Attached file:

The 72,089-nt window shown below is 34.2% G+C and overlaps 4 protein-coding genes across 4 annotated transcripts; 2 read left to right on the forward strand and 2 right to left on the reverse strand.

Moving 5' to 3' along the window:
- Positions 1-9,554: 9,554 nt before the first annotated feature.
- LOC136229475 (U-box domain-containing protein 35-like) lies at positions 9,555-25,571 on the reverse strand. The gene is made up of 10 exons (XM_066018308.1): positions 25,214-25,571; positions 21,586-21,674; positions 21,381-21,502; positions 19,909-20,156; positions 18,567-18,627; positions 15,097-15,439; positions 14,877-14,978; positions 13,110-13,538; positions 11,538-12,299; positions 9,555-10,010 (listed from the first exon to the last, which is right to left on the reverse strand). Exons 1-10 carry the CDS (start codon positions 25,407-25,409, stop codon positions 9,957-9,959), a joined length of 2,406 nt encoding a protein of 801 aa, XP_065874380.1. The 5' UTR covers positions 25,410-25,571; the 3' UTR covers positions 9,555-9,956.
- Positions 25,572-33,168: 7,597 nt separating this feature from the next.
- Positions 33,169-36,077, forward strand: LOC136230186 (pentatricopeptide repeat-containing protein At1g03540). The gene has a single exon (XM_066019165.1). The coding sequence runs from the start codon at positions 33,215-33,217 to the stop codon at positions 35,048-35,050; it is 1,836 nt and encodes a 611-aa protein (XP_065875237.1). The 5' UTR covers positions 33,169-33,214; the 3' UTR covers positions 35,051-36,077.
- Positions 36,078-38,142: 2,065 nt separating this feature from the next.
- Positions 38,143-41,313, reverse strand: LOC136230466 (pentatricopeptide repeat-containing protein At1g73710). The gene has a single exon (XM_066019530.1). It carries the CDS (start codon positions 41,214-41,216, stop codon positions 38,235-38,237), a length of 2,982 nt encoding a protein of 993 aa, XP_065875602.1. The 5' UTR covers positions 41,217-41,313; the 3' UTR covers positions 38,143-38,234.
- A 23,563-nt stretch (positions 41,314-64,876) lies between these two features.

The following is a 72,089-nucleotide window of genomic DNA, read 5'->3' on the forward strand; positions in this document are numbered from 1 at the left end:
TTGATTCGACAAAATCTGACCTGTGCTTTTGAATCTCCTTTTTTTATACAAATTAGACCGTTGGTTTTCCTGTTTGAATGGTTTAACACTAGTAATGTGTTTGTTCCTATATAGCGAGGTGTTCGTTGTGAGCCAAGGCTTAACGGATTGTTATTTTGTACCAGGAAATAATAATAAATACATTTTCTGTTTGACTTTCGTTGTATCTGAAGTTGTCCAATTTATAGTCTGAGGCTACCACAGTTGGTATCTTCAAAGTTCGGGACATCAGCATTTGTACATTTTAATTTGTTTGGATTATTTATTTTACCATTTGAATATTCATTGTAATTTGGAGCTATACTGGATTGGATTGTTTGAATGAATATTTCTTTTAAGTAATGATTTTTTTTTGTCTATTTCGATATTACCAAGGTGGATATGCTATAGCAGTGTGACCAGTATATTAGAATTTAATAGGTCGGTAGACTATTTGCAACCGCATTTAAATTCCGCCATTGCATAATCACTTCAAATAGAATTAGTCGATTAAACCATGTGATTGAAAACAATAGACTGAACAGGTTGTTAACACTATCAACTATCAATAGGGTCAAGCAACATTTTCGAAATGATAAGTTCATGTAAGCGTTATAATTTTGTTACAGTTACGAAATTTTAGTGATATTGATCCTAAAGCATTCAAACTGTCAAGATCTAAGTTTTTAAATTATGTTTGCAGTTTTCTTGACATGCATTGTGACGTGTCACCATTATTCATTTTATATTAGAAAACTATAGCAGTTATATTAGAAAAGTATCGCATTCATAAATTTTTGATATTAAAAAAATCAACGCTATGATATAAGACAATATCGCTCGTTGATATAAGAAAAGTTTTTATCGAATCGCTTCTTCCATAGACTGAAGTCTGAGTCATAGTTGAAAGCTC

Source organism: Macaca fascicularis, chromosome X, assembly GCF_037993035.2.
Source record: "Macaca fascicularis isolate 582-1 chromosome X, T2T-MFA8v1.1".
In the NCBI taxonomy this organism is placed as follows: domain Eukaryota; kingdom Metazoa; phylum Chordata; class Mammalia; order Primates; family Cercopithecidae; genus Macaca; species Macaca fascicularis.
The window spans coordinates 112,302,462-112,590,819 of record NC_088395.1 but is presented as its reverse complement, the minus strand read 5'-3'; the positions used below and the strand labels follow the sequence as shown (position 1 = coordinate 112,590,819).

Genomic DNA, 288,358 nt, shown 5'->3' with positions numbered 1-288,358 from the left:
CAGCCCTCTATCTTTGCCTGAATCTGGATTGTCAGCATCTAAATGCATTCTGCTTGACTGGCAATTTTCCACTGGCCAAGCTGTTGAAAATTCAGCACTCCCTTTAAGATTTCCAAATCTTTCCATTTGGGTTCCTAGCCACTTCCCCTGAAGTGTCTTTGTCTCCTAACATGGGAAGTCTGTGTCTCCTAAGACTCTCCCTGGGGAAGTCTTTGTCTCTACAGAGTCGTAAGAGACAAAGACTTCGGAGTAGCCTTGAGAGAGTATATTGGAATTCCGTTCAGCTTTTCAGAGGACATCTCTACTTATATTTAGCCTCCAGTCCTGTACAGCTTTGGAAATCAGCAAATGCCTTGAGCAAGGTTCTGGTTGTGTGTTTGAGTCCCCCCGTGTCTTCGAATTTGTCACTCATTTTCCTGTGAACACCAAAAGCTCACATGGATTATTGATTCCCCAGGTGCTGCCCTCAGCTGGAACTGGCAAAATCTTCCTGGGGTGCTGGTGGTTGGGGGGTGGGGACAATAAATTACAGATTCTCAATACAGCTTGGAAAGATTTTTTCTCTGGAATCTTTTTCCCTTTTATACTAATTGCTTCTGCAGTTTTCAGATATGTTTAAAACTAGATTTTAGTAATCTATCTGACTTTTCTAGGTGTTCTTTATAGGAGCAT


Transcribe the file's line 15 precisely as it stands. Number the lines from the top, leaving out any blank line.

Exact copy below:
The window spans coordinates 112,302,462-112,590,819 of record NC_088395.1 but is presented as its reverse complement, the minus strand read 5'-3'; the positions used below and the strand labels follow the sequence as shown (position 1 = coordinate 112,590,819).